Wednesday, April 05, 2006

Buffalo Bast

Again, I've been really busy lately (like there's any other way of life for me ...) I've been working at a conference here in Calgary. Lots of early ups, which are NOT my forte. I've been out of the house for 18 hours straight two days in a row and still have another day to go.

I sure needed a break this afternoon. Luckily, the conference is at the RoundUp Centre on the Stampede grounds, and Aggie Days are on. Just next door to our conference was a wonderful collection of barnyard animals available for petting and general stress relief. Heaven.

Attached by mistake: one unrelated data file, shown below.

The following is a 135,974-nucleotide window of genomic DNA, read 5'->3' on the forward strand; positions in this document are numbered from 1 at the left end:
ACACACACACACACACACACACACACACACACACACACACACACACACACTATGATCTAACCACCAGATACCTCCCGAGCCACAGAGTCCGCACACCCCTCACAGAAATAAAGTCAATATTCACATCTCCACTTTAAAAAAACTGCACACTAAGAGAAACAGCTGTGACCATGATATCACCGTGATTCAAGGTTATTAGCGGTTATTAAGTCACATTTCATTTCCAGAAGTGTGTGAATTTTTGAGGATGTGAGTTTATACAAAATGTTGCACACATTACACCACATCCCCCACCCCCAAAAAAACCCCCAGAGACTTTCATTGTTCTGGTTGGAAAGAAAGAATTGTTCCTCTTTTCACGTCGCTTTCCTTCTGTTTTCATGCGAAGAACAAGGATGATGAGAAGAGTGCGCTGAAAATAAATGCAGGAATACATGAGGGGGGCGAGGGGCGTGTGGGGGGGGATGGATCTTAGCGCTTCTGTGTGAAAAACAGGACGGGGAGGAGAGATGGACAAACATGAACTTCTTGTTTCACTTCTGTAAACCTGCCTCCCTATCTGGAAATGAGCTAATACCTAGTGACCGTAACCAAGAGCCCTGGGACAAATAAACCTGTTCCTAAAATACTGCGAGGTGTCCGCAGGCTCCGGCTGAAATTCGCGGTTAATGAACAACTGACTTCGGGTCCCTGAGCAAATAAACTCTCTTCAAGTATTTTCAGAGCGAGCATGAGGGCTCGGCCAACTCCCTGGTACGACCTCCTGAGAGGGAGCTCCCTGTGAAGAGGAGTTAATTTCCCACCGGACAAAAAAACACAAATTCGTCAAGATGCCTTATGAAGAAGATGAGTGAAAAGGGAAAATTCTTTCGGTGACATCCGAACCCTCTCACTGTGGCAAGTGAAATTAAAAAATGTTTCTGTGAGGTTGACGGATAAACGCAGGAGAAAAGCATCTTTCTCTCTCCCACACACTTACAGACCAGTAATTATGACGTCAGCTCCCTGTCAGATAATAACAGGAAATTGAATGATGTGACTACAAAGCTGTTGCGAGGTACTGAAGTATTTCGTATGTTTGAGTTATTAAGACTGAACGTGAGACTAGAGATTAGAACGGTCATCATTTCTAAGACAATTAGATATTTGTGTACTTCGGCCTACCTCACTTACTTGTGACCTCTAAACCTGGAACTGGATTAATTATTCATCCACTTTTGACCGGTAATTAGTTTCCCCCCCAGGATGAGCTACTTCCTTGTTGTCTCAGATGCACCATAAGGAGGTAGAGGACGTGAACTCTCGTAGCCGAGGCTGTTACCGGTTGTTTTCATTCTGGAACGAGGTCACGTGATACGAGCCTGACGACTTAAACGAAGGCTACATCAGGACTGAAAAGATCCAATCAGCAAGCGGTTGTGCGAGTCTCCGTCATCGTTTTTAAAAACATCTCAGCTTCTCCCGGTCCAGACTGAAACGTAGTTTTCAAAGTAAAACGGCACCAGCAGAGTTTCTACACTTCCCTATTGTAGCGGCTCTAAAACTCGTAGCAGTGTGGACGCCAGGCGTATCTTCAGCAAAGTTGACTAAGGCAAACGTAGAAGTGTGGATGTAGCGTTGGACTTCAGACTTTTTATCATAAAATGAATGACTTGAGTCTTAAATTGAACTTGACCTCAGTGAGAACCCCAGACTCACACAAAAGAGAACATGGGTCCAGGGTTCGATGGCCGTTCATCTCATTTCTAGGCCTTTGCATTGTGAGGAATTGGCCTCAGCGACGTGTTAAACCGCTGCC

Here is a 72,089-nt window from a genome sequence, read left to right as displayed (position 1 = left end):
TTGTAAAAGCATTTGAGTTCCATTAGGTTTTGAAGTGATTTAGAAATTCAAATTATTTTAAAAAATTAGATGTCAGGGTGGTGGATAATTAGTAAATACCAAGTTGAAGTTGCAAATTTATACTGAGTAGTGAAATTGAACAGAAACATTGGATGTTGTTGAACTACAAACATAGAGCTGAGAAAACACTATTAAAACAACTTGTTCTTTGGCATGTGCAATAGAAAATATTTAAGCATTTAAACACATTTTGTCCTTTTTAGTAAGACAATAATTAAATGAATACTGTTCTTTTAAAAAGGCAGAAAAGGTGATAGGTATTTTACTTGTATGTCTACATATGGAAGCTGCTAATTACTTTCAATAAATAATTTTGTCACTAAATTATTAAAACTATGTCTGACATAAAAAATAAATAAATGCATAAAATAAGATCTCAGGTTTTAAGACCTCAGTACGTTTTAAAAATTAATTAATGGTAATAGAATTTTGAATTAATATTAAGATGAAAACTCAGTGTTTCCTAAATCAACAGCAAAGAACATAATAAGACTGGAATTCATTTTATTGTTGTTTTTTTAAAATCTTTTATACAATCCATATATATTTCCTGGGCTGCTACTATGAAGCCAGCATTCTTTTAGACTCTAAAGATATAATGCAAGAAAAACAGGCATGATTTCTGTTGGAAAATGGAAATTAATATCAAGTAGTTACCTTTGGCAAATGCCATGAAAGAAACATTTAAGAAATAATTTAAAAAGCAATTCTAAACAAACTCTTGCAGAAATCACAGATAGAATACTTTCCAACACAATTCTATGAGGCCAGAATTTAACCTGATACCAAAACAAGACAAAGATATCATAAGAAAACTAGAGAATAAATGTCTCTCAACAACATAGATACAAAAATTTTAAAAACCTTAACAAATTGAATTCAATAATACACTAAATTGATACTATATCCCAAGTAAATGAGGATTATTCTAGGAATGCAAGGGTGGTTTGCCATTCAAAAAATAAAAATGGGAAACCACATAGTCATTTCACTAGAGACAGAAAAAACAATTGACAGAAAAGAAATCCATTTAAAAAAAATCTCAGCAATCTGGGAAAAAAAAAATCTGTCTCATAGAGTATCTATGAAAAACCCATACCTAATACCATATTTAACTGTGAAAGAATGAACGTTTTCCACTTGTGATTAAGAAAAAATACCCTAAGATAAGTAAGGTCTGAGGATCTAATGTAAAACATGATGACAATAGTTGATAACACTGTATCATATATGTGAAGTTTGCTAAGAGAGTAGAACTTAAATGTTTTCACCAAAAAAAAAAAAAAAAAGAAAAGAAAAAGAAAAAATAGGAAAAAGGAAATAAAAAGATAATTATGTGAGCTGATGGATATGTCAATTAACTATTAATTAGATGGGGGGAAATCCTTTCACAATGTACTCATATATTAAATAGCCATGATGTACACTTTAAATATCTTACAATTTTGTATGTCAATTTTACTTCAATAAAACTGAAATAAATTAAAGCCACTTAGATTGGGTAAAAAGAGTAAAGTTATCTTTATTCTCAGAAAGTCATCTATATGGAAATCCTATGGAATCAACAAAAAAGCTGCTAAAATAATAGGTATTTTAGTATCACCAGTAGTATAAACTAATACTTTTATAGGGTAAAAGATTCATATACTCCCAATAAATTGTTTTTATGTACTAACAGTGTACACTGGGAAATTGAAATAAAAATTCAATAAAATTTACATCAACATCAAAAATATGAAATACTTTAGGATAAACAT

After a quick visit to the llamas (because, really, who doesn't love llamas?) I rounded the corner to come across a mighty beasty. A buffalo. A real, live buffalo. And he was house-trained. Honest. His name is Bailey, and he's a bit of an Alberta celebrity. Had his third and fourth birthdays with Ralph Klein (no accounting for taste, on Bailey's part) and has had photo shoots in all the best magazines, including Maxim UK.

Don't believe me? Here's his website:

I was allowed into the pen with his owner to pet him. Let me tell you he is one big buffalo - but he's lovely with it.

And the best part is petting a buffalo was on my life list of things to do. Check.